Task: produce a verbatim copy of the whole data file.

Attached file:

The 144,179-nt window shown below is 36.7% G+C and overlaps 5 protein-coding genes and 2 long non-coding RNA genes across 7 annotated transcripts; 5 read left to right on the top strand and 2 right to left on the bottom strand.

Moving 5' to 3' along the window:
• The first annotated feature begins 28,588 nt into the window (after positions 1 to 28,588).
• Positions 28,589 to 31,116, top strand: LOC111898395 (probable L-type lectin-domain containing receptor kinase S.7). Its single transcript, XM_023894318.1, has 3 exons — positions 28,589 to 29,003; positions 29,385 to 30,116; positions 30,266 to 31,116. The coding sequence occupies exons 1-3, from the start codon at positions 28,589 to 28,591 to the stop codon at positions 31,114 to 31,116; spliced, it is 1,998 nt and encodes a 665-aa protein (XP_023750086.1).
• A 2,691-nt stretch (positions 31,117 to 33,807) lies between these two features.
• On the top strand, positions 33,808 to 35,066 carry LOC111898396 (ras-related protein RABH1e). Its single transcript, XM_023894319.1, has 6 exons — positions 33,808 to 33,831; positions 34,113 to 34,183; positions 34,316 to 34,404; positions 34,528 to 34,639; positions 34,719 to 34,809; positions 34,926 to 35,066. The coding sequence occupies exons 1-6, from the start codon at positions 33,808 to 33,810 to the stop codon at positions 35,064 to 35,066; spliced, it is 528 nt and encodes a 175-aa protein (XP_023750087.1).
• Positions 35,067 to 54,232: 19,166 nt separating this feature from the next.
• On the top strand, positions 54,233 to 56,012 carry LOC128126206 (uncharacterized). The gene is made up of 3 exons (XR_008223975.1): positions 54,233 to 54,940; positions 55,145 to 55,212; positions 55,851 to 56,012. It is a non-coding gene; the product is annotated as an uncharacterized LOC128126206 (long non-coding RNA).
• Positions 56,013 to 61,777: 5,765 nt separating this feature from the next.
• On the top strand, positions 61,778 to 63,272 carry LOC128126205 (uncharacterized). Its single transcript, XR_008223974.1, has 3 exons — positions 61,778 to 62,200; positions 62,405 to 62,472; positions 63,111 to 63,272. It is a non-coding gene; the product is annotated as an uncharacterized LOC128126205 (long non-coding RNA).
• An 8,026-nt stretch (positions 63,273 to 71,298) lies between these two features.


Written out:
The 144,179-nt window shown below is 36.7% G+C and overlaps 5 protein-coding genes and 2 long non-coding RNA genes across 7 annotated transcripts; 5 read left to right on the top strand and 2 right to left on the bottom strand.

Moving 5' to 3' along the window:
• The first annotated feature begins 28,588 nt into the window (after positions 1 to 28,588).
• Positions 28,589 to 31,116, top strand: LOC111898395 (probable L-type lectin-domain containing receptor kinase S.7). Its single transcript, XM_023894318.1, has 3 exons — positions 28,589 to 29,003; positions 29,385 to 30,116; positions 30,266 to 31,116. The coding sequence occupies exons 1-3, from the start codon at positions 28,589 to 28,591 to the stop codon at positions 31,114 to 31,116; spliced, it is 1,998 nt and encodes a 665-aa protein (XP_023750086.1).
• A 2,691-nt stretch (positions 31,117 to 33,807) lies between these two features.
• On the top strand, positions 33,808 to 35,066 carry LOC111898396 (ras-related protein RABH1e). Its single transcript, XM_023894319.1, has 6 exons — positions 33,808 to 33,831; positions 34,113 to 34,183; positions 34,316 to 34,404; positions 34,528 to 34,639; positions 34,719 to 34,809; positions 34,926 to 35,066. The coding sequence occupies exons 1-6, from the start codon at positions 33,808 to 33,810 to the stop codon at positions 35,064 to 35,066; spliced, it is 528 nt and encodes a 175-aa protein (XP_023750087.1).
• Positions 35,067 to 54,232: 19,166 nt separating this feature from the next.
• On the top strand, positions 54,233 to 56,012 carry LOC128126206 (uncharacterized). The gene is made up of 3 exons (XR_008223975.1): positions 54,233 to 54,940; positions 55,145 to 55,212; positions 55,851 to 56,012. It is a non-coding gene; the product is annotated as an uncharacterized LOC128126206 (long non-coding RNA).
• Positions 56,013 to 61,777: 5,765 nt separating this feature from the next.
• On the top strand, positions 61,778 to 63,272 carry LOC128126205 (uncharacterized). Its single transcript, XR_008223974.1, has 3 exons — positions 61,778 to 62,200; positions 62,405 to 62,472; positions 63,111 to 63,272. It is a non-coding gene; the product is annotated as an uncharacterized LOC128126205 (long non-coding RNA).
• An 8,026-nt stretch (positions 63,273 to 71,298) lies between these two features.